Q: Our community is discussing the usage vs. resting ratios for a baseball field with natural grass outfield. Is there a ratio general guideline? For a 5-month season with three teams using the field for practice and play (U18, junior and senior), it usually averages less than 40 hours a week. Is that enough resting time for the grass? Could it sustain higher usage? The thought would be to add an additional six hours a week for a competitive youth baseball team.
A: Great question. To my knowledge, there is no usage versus resting ratio, because there are too many variables involved in the condition of a field, such as drainage capabilities, type of sport, age of athlete, budget and manpower, level of maintenance, type of grass, etc. With so many variables, it’s impossible to narrow it down to one number or even a narrow range.
What is safe to say, however, is that there is a positive correlation between usage and damage. In other words, as you increase usage, the field will receive more traffic and wear, and will therefore require more maintenance and more money allocated. Rather than looking at a golden number, I think it’s helpful for field managers to set thresholds that can be shared with field users and used as a guide for all.
Start by looking at the current usage and level of maintenance. At the current use rate, what do the fields look and perform like? On a scale of 1-10, how would you rate the field at the current use rate? If you are satisfied with the current scenario, and feel like the extra hours would not cause too much damage, you could go ahead and add the extra hours of play and monitor the field closely. The team may need to have an alternate place to play if you feel the damage is too much, especially if there is inclement weather during the extra games. Setting a threshold (i.e., a boundary) is really important in these types of situations. The threshold should be agreed upon ahead of time, by all parties, so that the fields are not ruined for everyone for the rest of the playing season.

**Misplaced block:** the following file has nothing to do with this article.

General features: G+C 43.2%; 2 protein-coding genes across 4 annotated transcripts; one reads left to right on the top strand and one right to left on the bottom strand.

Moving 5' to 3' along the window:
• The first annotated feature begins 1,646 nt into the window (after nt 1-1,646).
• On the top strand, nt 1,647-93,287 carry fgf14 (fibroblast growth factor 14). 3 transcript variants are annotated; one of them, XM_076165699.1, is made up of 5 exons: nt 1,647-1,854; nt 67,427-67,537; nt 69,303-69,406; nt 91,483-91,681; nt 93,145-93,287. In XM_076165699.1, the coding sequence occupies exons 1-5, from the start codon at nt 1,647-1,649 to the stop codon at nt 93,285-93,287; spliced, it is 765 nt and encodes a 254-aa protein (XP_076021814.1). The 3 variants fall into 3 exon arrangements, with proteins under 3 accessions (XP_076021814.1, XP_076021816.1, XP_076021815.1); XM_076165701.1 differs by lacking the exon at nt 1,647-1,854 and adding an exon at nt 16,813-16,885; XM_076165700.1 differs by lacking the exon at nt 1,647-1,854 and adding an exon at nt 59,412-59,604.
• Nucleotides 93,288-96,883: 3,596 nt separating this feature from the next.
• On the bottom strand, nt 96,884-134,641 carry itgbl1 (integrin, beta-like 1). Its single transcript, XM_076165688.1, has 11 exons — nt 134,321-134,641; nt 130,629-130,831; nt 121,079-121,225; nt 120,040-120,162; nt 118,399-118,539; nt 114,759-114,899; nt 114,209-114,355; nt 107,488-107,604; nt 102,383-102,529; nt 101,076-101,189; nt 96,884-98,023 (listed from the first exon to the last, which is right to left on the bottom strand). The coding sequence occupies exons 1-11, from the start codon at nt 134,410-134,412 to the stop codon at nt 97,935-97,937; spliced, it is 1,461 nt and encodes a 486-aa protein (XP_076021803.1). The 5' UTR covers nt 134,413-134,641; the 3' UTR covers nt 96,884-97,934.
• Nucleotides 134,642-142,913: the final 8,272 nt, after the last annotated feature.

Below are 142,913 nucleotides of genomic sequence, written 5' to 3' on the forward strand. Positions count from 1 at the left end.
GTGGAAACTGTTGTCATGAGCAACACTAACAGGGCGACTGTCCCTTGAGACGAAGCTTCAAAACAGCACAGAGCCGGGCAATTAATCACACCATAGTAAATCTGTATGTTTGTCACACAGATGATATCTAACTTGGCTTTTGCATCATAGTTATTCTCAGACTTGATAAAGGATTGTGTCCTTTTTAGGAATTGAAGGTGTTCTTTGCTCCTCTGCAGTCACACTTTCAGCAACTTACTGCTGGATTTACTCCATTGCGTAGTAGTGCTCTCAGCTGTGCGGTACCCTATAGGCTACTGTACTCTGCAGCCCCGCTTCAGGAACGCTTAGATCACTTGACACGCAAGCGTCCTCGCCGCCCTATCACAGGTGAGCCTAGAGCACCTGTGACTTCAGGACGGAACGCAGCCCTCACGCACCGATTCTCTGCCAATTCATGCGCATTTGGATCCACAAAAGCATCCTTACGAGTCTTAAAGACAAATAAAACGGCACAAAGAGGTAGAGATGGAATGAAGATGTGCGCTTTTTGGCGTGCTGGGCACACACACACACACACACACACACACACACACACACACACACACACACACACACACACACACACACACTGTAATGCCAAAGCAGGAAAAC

There are resources available for evaluating field conditions and setting thresholds. Years ago, I created the Field Evaluation Document (FED) guidelines and rating card. You can download those PDFs from my website and adjust it to suit your needs (https://u.osu.edu/athleticfieldmanagement/). The Sports Field Management Association has a more comprehensive tool, called the Playing Conditions Index (PCI), that can be accessed via the SFMA website (https://www.sportsfieldmanagement.org/).
Whether you use the FED or PCI, or make your own version, it’s important that the data you collect is mostly quantitative (measured) and not qualitative (subjective). As Dr. Karl Danneberger likes to say: data is power! Data can be used in many ways. You can use it to tell a story to your field users. For example, since the infield was laser graded, there have been zero surface puddles after a rain event. Data can be used to track improvements over time. For example, soil compaction (soil bulk density) and surface hardness (Gmax) have been improved over time by regular aeration and topdressing.
Data can also be used to set thresholds. Determine what those thresholds are for each field condition you deem most important for athlete safety and playability. Since safety is the key concern, start with setting thresholds on surface evenness (how many undulations and holes), surface hardness (Gmax) and percent live ground cover. Set thresholds for the infield too – surface grade, uniformity, condition of the mound and grass-to-infield transition (lip), etc.
Other measurable items could include amount and types of weeds, occurrence of disease or insect damage, soil fertility levels, drainage capabilities, thatch depth, mowing quality, etc. Photographs are also a powerful tool to share with field users. I’ve heard many stories of field managers using pictures to show the positive benefits of using a growth blanket to enhance turf quality, or using an infield tarp to prevent puddling and cancelled games.
In summary, the extra hours should go hand-in-hand with extra maintenance and extra money in the budget. All parties should agree to a predetermined threshold, based on sound data collected on the field.
Sports turf extension specialist
The Ohio State University
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